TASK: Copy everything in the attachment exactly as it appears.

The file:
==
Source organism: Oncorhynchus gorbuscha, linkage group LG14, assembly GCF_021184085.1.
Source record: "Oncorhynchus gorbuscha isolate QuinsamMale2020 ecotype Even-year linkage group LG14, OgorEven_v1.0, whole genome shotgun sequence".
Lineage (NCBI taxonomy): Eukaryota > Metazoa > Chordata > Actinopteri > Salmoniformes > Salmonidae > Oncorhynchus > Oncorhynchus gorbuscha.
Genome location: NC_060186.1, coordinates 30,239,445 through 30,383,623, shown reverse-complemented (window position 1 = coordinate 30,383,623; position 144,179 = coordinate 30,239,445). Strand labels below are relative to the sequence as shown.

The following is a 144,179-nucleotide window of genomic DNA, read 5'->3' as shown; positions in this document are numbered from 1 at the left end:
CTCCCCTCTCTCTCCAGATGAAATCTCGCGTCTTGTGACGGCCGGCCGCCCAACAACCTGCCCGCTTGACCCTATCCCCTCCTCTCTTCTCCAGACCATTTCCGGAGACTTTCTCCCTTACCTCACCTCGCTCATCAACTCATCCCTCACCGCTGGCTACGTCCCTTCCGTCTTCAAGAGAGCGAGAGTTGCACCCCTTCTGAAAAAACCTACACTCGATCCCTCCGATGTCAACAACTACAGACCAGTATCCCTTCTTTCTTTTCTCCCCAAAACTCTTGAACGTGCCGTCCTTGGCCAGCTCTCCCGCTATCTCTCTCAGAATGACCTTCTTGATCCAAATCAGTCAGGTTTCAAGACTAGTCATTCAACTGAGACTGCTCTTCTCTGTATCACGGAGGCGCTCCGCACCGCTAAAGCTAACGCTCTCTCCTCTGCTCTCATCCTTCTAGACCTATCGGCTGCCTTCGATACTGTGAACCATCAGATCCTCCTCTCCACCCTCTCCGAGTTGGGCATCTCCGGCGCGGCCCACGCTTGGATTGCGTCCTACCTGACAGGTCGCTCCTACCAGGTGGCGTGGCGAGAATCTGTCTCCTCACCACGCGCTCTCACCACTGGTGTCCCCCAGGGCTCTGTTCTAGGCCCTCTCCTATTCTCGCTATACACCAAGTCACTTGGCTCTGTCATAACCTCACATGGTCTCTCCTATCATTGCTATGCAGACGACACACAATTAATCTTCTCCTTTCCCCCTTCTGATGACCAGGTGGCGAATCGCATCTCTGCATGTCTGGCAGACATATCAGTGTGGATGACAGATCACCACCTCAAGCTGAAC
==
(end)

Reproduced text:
Source organism: Oncorhynchus gorbuscha, linkage group LG14, assembly GCF_021184085.1.
Source record: "Oncorhynchus gorbuscha isolate QuinsamMale2020 ecotype Even-year linkage group LG14, OgorEven_v1.0, whole genome shotgun sequence".
Lineage (NCBI taxonomy): Eukaryota > Metazoa > Chordata > Actinopteri > Salmoniformes > Salmonidae > Oncorhynchus > Oncorhynchus gorbuscha.
Genome location: NC_060186.1, coordinates 30,239,445 through 30,383,623, shown reverse-complemented (window position 1 = coordinate 30,383,623; position 144,179 = coordinate 30,239,445). Strand labels below are relative to the sequence as shown.

The following is a 144,179-nucleotide window of genomic DNA, read 5'->3' as shown; positions in this document are numbered from 1 at the left end:
CTCCCCTCTCTCTCCAGATGAAATCTCGCGTCTTGTGACGGCCGGCCGCCCAACAACCTGCCCGCTTGACCCTATCCCCTCCTCTCTTCTCCAGACCATTTCCGGAGACTTTCTCCCTTACCTCACCTCGCTCATCAACTCATCCCTCACCGCTGGCTACGTCCCTTCCGTCTTCAAGAGAGCGAGAGTTGCACCCCTTCTGAAAAAACCTACACTCGATCCCTCCGATGTCAACAACTACAGACCAGTATCCCTTCTTTCTTTTCTCCCCAAAACTCTTGAACGTGCCGTCCTTGGCCAGCTCTCCCGCTATCTCTCTCAGAATGACCTTCTTGATCCAAATCAGTCAGGTTTCAAGACTAGTCATTCAACTGAGACTGCTCTTCTCTGTATCACGGAGGCGCTCCGCACCGCTAAAGCTAACGCTCTCTCCTCTGCTCTCATCCTTCTAGACCTATCGGCTGCCTTCGATACTGTGAACCATCAGATCCTCCTCTCCACCCTCTCCGAGTTGGGCATCTCCGGCGCGGCCCACGCTTGGATTGCGTCCTACCTGACAGGTCGCTCCTACCAGGTGGCGTGGCGAGAATCTGTCTCCTCACCACGCGCTCTCACCACTGGTGTCCCCCAGGGCTCTGTTCTAGGCCCTCTCCTATTCTCGCTATACACCAAGTCACTTGGCTCTGTCATAACCTCACATGGTCTCTCCTATCATTGCTATGCAGACGACACACAATTAATCTTCTCCTTTCCCCCTTCTGATGACCAGGTGGCGAATCGCATCTCTGCATGTCTGGCAGACATATCAGTGTGGATGACAGATCACCACCTCAAGCTGAAC